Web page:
IACP Quick Take: Vermont’s mental health crisis training model for small agencies

The Team Two program pairs first responders with mental health crisis trainers for a one-day training course


CHICAGO — With police officers responding to an increasing number of mental health-related calls, education and collaboration are key factors to prevent or mitigate tragedies.

At the 126th International Association of Chiefs of Police Conference, a panel shared the success they’ve had with the Team Two program.

Participants

The Team Two panel talks about the program's successes during a session at the 126th International Association of Chiefs of Police Conference. (Photo/PoliceOne)
The Team Two panel talks about the program's successes during a session at the 126th International Association of Chiefs of Police Conference. (Photo/PoliceOne)
  • Kristin Chandler, Team Two Vermont
  • Tony Facos, Montpelier Police Department
  • Mary Moulton, Washington County Mental Health

Quick Summary

Now more than ever, cops need training for effectively responding to mental health calls. But not all police departments have the time or resources to commit their LEOs to 40-hour crisis intervention training (CIT), particularly small and rural agencies. In Vermont, officials found a solution in the Team Two program – a free one-day statewide training session that pairs first responders with mental health professionals.

3 Key Takeaways

1. It’s critical to build relationships before a crisis.

The impetus for the creation of Team Two was Tropical Storm Irene in 2011. The disaster had a major impact on psychiatric facilities, with closures and the state scrambling to assemble crisis teams to respond to mental health-related incidents. Many small towns where police agencies lacked CIT training were affected.

Through this experience, the state identified the areas in which law enforcement agencies and mental health clinicians needed to learn from each other. The panel urged the audience not to wait for a crisis like Irene to develop relationships with local mental health partners. Make sure those relationships are strong so your agency is ready when the time comes to respond.

2. Team Two training packs a lot into an 8-hour course.

The training, which happens six-to-eight times per year in five regions around the state, brings together first responders, dispatchers and mental health clinicians. The training agenda includes:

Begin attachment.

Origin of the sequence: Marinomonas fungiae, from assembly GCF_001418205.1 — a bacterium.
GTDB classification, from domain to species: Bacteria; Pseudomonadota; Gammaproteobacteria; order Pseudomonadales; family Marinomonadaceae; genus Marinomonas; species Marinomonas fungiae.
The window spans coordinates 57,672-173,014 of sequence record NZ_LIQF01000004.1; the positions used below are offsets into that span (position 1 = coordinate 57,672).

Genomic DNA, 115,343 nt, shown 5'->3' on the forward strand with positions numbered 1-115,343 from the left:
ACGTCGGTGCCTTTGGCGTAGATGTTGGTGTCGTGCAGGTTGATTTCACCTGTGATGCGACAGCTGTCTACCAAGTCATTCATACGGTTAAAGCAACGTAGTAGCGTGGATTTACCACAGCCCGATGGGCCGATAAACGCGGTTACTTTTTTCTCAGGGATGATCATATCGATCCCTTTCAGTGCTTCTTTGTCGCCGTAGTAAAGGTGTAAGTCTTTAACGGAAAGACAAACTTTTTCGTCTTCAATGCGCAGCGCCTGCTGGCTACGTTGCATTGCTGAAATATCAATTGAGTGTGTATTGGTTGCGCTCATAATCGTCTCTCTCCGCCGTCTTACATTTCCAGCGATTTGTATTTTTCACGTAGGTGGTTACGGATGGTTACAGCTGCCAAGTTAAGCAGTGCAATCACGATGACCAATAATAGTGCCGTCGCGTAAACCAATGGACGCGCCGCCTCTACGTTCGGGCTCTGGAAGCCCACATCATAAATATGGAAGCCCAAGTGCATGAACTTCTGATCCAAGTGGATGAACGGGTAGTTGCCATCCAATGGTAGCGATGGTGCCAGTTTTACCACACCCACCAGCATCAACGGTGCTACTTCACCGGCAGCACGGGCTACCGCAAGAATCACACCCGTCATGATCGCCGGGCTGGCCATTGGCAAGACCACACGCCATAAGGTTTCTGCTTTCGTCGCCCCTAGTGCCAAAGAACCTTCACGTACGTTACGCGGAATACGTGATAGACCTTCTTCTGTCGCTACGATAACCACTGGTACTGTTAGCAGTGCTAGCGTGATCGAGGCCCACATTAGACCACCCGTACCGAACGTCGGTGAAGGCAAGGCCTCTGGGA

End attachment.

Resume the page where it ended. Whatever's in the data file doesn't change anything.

• Legal updates (involuntary commitment process, mental health warrants, firearm prohibition)
  • Scenarios based on actual cases (veteran issues, chronic callers, developmental disabilities, elders, autism, elopements). This is a small group break out facilitated by trainers/peers.
  • Large group discussion (covering safety, legal and clinical aspects of the scenario)
  • Review of regional resources for mental health response
  • Panel presentation (person with lived experience who may have had police involvement in the past, was in a mental health facility, is a family member of someone with a mental illness). This person is often recognized by first responders at the training, which can be highly beneficial: When first responders see a person they’ve previously interacted with during a mental health crisis now OK and talking to the crowd, it gives them hope that people can get better. It also helps humanize those with mental illness.
  • Autism spectrum video
  • Survey completion (feedback on the training, results and what trainees would like to see in future sessions)
  • Open Q&A

3. It’s about mutual learning.

Team Two is all about mutual learning between first responders and mental health care professionals. First responders need to know things like how to assess what they’re seeing when they go to mental health calls, what resources are available in their region and what legal options mental health crisis clinicians can offer to remedy the situation (e.g., “When can you hold this person?”). On the other side, clinicians need to know what tactics and tools first responders have at their disposal to manage mental health calls, and what they can and can’t do legally or according to policy. Getting both sides together gives everyone a better understanding of how to most effectively handle a person in a mental health crisis.

Other Observations

  • In addition to first responders, dispatchers and mental health clinicians, the training also invites other stakeholders (e.g., prosecutors, school social workers, veterans crisis teams) to attend.
  • This is not an expensive program – it costs $100,000 for the year for the entire state.
  • It’s important to get the word out. Team Two does it by putting out a “Good News” bulletin sharing their successes. This has resulted in good press and increased attention to the training program. They also give out an annual award to recognize outstanding work.

To learn more about Team Two, visit their website.

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